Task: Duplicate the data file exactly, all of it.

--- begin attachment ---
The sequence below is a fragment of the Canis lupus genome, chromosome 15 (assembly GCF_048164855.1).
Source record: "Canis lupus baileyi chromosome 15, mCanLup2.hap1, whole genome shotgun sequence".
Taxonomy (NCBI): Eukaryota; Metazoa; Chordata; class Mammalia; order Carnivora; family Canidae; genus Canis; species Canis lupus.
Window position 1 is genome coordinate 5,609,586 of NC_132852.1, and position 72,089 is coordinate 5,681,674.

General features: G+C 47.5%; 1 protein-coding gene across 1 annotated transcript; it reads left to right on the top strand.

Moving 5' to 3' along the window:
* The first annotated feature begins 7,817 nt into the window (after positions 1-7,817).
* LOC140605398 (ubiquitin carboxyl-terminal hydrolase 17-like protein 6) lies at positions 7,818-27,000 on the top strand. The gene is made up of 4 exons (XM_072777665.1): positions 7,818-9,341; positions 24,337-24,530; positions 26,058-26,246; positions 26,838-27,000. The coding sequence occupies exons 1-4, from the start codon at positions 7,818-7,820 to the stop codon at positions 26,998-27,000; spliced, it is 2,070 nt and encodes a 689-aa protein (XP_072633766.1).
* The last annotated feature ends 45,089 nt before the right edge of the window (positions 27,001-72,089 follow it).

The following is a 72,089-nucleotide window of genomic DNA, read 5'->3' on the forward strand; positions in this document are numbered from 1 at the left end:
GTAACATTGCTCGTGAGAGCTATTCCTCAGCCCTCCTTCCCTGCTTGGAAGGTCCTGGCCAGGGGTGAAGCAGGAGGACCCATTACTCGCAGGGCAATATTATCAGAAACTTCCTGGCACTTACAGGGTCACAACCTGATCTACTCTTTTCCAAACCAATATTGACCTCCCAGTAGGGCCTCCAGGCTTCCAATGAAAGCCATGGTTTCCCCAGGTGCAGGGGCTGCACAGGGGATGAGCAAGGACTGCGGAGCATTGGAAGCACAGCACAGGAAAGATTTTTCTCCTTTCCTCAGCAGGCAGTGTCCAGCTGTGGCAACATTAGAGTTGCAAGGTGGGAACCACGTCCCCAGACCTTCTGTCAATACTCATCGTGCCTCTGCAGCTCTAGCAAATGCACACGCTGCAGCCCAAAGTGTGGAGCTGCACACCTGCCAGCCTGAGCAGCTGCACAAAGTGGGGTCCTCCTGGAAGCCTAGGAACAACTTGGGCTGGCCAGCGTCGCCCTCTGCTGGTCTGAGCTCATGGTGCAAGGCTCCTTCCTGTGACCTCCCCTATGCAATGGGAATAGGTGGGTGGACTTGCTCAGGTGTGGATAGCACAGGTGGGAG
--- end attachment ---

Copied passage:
The sequence below is a fragment of the Canis lupus genome, chromosome 15 (assembly GCF_048164855.1).
Source record: "Canis lupus baileyi chromosome 15, mCanLup2.hap1, whole genome shotgun sequence".
Taxonomy (NCBI): Eukaryota; Metazoa; Chordata; class Mammalia; order Carnivora; family Canidae; genus Canis; species Canis lupus.
Window position 1 is genome coordinate 5,609,586 of NC_132852.1, and position 72,089 is coordinate 5,681,674.

General features: G+C 47.5%; 1 protein-coding gene across 1 annotated transcript; it reads left to right on the top strand.

Moving 5' to 3' along the window:
* The first annotated feature begins 7,817 nt into the window (after positions 1-7,817).
* LOC140605398 (ubiquitin carboxyl-terminal hydrolase 17-like protein 6) lies at positions 7,818-27,000 on the top strand. The gene is made up of 4 exons (XM_072777665.1): positions 7,818-9,341; positions 24,337-24,530; positions 26,058-26,246; positions 26,838-27,000. The coding sequence occupies exons 1-4, from the start codon at positions 7,818-7,820 to the stop codon at positions 26,998-27,000; spliced, it is 2,070 nt and encodes a 689-aa protein (XP_072633766.1).
* The last annotated feature ends 45,089 nt before the right edge of the window (positions 27,001-72,089 follow it).

The following is a 72,089-nucleotide window of genomic DNA, read 5'->3' on the forward strand; positions in this document are numbered from 1 at the left end:
GTAACATTGCTCGTGAGAGCTATTCCTCAGCCCTCCTTCCCTGCTTGGAAGGTCCTGGCCAGGGGTGAAGCAGGAGGACCCATTACTCGCAGGGCAATATTATCAGAAACTTCCTGGCACTTACAGGGTCACAACCTGATCTACTCTTTTCCAAACCAATATTGACCTCCCAGTAGGGCCTCCAGGCTTCCAATGAAAGCCATGGTTTCCCCAGGTGCAGGGGCTGCACAGGGGATGAGCAAGGACTGCGGAGCATTGGAAGCACAGCACAGGAAAGATTTTTCTCCTTTCCTCAGCAGGCAGTGTCCAGCTGTGGCAACATTAGAGTTGCAAGGTGGGAACCACGTCCCCAGACCTTCTGTCAATACTCATCGTGCCTCTGCAGCTCTAGCAAATGCACACGCTGCAGCCCAAAGTGTGGAGCTGCACACCTGCCAGCCTGAGCAGCTGCACAAAGTGGGGTCCTCCTGGAAGCCTAGGAACAACTTGGGCTGGCCAGCGTCGCCCTCTGCTGGTCTGAGCTCATGGTGCAAGGCTCCTTCCTGTGACCTCCCCTATGCAATGGGAATAGGTGGGTGGACTTGCTCAGGTGTGGATAGCACAGGTGGGAG